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Posted on Wed, Aug 19, 2009 : 7:45 p.m.

On looking for an official public meeting notice and not finding it

By Edward Vielmetti

I missed the special meeting of the Ann Arbor DDA board today. That's OK; our government reporter Ryan Stanton was there to cover it with his story: Ann Arbor DDA takes two steps forward on Fifth Avenue underground parking structure project.

But how I managed to miss it, and what it took to find the public posting that announced the meeting, is a story worth relating.

I showed up at the DDA offices at a few minutes after noon, and I saw that the meeting room had been set up - but no one was there. Puzzled, I walked back to the offices to see if anyone was there and was told the meeting time of this special meeting was 1:30 p.m. Typically, DDA meetings involving the full board are held at noon.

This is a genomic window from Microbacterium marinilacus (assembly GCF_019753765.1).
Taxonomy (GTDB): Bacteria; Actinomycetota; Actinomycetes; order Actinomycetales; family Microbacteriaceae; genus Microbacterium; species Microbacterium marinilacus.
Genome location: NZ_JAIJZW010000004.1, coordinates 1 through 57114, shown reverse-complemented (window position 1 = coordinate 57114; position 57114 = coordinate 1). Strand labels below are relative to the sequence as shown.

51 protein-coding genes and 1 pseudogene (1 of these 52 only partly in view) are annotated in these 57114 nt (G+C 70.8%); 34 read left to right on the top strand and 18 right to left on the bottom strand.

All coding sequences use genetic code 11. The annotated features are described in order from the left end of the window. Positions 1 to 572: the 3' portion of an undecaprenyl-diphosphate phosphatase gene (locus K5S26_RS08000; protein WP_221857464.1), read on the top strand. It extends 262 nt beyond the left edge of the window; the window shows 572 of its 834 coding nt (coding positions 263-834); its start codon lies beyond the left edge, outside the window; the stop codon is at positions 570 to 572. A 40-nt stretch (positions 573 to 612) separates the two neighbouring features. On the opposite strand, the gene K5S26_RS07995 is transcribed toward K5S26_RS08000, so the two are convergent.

I asked the obvious question: How was I, as a member of the public, supposed to know this? There was no notice of a public meeting posted in the DDA offices, no agenda, not even a sign that said "next public meeting at ...". I was told these notices were published at city hall.

City hall is only a few blocks away from the DDA, so I went there to look. I saw the big glass board that has all the notices of meetings in it, but there was no notice of today's meeting - just a notice of all of the annual meetings for that group, with a phone number to call for special and committee meetings. So I called, and the person I talked to in person at the DDA - Joan Lyke - said she'd be right over to help me find it.

If you haven't been to city hall in some time, you wouldn't know there's a tack board to the left of the entrance on the wall as you come in. On this tack board, you'll find all manner of notices - notices of lawsuits, legal notices, meeting announcements, meeting cancellations, and for all I know (though I did not verify) it would be reasonable to find notices of vegan potlucks or dinette sets for sale.